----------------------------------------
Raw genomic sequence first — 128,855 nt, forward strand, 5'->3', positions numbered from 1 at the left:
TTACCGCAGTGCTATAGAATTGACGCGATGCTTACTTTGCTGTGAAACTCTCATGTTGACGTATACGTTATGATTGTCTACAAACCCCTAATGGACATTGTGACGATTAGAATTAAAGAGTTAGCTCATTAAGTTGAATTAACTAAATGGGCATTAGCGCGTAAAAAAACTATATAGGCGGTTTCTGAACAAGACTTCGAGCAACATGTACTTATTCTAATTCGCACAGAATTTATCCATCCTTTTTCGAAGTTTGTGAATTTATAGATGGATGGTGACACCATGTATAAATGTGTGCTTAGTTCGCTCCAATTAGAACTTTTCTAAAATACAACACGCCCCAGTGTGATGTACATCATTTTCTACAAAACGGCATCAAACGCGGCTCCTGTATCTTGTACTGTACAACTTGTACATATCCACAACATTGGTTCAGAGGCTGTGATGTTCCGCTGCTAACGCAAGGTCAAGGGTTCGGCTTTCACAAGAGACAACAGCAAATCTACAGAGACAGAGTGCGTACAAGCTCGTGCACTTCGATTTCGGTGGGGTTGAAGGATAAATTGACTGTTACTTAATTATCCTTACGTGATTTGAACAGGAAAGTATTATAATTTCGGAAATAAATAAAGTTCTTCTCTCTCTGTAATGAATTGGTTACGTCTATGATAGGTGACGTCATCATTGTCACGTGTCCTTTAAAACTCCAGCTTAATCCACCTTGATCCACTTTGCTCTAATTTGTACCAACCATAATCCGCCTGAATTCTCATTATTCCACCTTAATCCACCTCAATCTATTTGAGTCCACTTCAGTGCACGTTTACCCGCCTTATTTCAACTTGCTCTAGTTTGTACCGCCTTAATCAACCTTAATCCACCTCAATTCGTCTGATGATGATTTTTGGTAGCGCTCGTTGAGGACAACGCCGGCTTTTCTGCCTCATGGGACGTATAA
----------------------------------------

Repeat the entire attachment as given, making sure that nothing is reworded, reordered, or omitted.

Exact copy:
Raw genomic sequence first — 128,855 nt, forward strand, 5'->3', positions numbered from 1 at the left:
TTACCGCAGTGCTATAGAATTGACGCGATGCTTACTTTGCTGTGAAACTCTCATGTTGACGTATACGTTATGATTGTCTACAAACCCCTAATGGACATTGTGACGATTAGAATTAAAGAGTTAGCTCATTAAGTTGAATTAACTAAATGGGCATTAGCGCGTAAAAAAACTATATAGGCGGTTTCTGAACAAGACTTCGAGCAACATGTACTTATTCTAATTCGCACAGAATTTATCCATCCTTTTTCGAAGTTTGTGAATTTATAGATGGATGGTGACACCATGTATAAATGTGTGCTTAGTTCGCTCCAATTAGAACTTTTCTAAAATACAACACGCCCCAGTGTGATGTACATCATTTTCTACAAAACGGCATCAAACGCGGCTCCTGTATCTTGTACTGTACAACTTGTACATATCCACAACATTGGTTCAGAGGCTGTGATGTTCCGCTGCTAACGCAAGGTCAAGGGTTCGGCTTTCACAAGAGACAACAGCAAATCTACAGAGACAGAGTGCGTACAAGCTCGTGCACTTCGATTTCGGTGGGGTTGAAGGATAAATTGACTGTTACTTAATTATCCTTACGTGATTTGAACAGGAAAGTATTATAATTTCGGAAATAAATAAAGTTCTTCTCTCTCTGTAATGAATTGGTTACGTCTATGATAGGTGACGTCATCATTGTCACGTGTCCTTTAAAACTCCAGCTTAATCCACCTTGATCCACTTTGCTCTAATTTGTACCAACCATAATCCGCCTGAATTCTCATTATTCCACCTTAATCCACCTCAATCTATTTGAGTCCACTTCAGTGCACGTTTACCCGCCTTATTTCAACTTGCTCTAGTTTGTACCGCCTTAATCAACCTTAATCCACCTCAATTCGTCTGATGATGATTTTTGGTAGCGCTCGTTGAGGACAACGCCGGCTTTTCTGCCTCATGGGACGTATAA